Occitan poetry  980-2006

by Joan-Frederic Brun


 Xavièr Bach 

Medieval poetry: the kingdom of love
XVI-XVIII century: tasty baroque antiliteratures
XIX th century: toward a renaissance
XIX th century (1854-1914):  spreading and sclerosis of the Provençal miracle
XX th century (1920-1965): the anguish of no future
XX th century (1965-1981): "un país que vòl viure" (a country that just wants to live)
XX th century (1981-2000): postoccitanisme
XXI th century: just a living literature among many other ones? 


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Xavièr Bach  is a young Occitan poet of the XXIth century, whose powerful texts have been already remarked by the late Bernat Manciet, Most of them have been published in "OC". He translated into French the poems of Olivier Lamarque. His Occitan poems are beautifully adapted to English by a young British lady, Louise Esher, who is not only a great connoisseur of Occitan language and literature, but, even more, is a true Occitan writer!

With this beautiful translation, I think that most of the exquisite taste of this limpid and lightening poetry will be accessible to the English-reading visitor of these pages...


Coma sus la branca l'aucèl
Secat e poirit de l'ivèrn
Coma lo còr mitat burèl
Mitat òrb, mitat - e lo vèrm -
Lo temps reguitna.

Lo vent s'escrifa sus la prada
La filha crida - lo vent mut
Dirà per totes son astrada.
A la tornada del vençut,
Lo temps reguitna.

E sul sulhet de l'error maire
Un eròi cèc d'aiga senhat
Conta que d'òbras n'i a pas gaire
Que revertèssen l'amistat
Qu'al temps reguitna.


Like the bird on the branch,
Dried out and rotted by winter,
Like the heart half brown
Half blind, half - and the maggot -
Time lashes out.

The wind tears apart over the field
The girl cries out - the mute wind
Will tell her good fortune to the world.
At the return of the conquered,
Time lashes out.

And on the threshold of the mother error
A blind hero blessed in water
Tells how few are the works
Which resemble friendship
That lashes out at time.

Translation : Louise Esher.


Per un Narcissi

l'anar de son còs mut se mirava dins l'aiga

frega-bronzissiá son vestit ispre de tela rufa qu'acrancava una rómec aguirlandida d'un sause rosselh a la bròca seca d'un garric; las fuèlhas cracinavan jol córrer de sa camba lassa; s'alisava lo pitre per la camisa mièg dubèrta mentre que lo vent...

l'anar de son còs mut se mirava dins l'aiga

l'esclau èra estacat a la còrda de pèira; sa man cercava son cap e sa man furgava sos pèlses de desirança; sa cara s'enaurava de la jòia d'una mòrt; sa man cercava son còr.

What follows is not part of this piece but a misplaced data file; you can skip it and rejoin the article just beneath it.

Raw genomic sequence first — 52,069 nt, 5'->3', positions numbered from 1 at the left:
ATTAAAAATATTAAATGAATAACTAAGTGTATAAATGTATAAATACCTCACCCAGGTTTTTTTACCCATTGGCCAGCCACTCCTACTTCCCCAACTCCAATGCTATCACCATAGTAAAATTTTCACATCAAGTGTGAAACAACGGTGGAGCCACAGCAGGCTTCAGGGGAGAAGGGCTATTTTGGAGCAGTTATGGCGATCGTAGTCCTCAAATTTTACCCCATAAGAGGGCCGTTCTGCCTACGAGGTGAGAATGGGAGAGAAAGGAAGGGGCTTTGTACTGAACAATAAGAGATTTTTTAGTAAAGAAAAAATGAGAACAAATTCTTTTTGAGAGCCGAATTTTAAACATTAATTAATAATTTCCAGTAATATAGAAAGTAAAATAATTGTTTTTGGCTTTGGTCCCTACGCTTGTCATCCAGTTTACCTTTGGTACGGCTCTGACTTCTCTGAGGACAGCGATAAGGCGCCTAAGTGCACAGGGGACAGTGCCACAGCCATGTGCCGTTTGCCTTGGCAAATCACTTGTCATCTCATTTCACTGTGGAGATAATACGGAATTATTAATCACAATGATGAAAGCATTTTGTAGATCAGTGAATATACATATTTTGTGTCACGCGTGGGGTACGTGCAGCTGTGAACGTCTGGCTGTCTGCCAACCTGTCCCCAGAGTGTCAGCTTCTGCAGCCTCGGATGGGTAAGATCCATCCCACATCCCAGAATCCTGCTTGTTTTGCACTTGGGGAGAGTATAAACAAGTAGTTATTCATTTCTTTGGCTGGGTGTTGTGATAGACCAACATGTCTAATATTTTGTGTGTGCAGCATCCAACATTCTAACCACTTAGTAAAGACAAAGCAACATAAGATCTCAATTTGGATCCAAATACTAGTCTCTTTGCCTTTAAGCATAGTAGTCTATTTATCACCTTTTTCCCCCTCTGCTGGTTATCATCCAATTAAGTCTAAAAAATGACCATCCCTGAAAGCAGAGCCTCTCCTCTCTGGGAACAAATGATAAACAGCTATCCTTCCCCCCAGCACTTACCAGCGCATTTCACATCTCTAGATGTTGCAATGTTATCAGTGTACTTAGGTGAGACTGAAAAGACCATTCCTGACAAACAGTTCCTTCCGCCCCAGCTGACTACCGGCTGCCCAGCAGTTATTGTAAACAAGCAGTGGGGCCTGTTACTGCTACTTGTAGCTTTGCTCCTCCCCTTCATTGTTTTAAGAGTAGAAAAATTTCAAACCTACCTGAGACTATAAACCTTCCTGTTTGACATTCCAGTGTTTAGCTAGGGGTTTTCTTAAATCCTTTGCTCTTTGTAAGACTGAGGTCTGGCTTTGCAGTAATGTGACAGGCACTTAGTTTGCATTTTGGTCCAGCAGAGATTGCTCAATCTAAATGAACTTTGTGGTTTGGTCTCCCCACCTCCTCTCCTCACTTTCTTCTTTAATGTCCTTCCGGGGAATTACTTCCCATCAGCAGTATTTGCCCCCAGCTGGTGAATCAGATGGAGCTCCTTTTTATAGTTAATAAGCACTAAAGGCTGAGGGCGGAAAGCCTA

l'agrat de son còs mut se mirava dins l'aiga

i a temps una dròlla l'aviá seguit a la broa de l'aiga; avián begut amassa una taça de vin, negre, sorne, qu'aviá faitas lors caras mai claras que l'entrelusir de boscalha; sa man fernissiá.

l'agrat de son còs nud se mirava dins l'aiga

gaitava, de longa; las causòtas blavas e vivas, los casses ronhoses bronzinent de ferum e la tornada parièra de sa cuèissa alisada.

l'agrat de son còr nud se mirava dins l'aiga

los bòsques èran cauds e lo cèl negrissiá; dont mai veniá la nuèit, dont mai son agach s'atrumava, asuaudit de tubas doças e candas; lo babau de son sénher s'arrapava a la flor pesolhièra; Narcissi se levèt...

Xavièr Bach.


 For a Narcissus

the water a mirror for his silent body's movement

his rough shirt of coarse cloth rustled, caught on a bramble strung garland-like from a yellowed elder to the dry branch of an oak; the leaves rustled beneath his tired legs' running; through the half-open shirt, he ran his hand over his chest as the wind...

the water a mirror for his silent body's movement

the slave was bound with a rope of stone; his hand sought for his head and his hand searched through his hair with desire; his face shone golden with the joy of a death; his hand sought for his heart.

the water a mirror for his silent body's consent

long ago, a girl had followed him to the water's edge; they had drunk together a cup of dark, sombre wine, which had made their faces brighter than the dappled light of a clearing; his hand trembled.

the water a mirror for his naked body's consent

for a long time he gazed at the blue scurrying things, the peeling oaks rustling with birds, and his hand returning ever along his leg.

the water a mirror for his naked heart's consent

the woods were hot and the sky was darkening; the closer the night drew, the thicker the storm-clouds gathered in his eyes, softened by pure and gentle mists; the ladybird clung to the aphid-ridden flower; Narcissus stood up...

Traduction : Louise Esher (Oxford).

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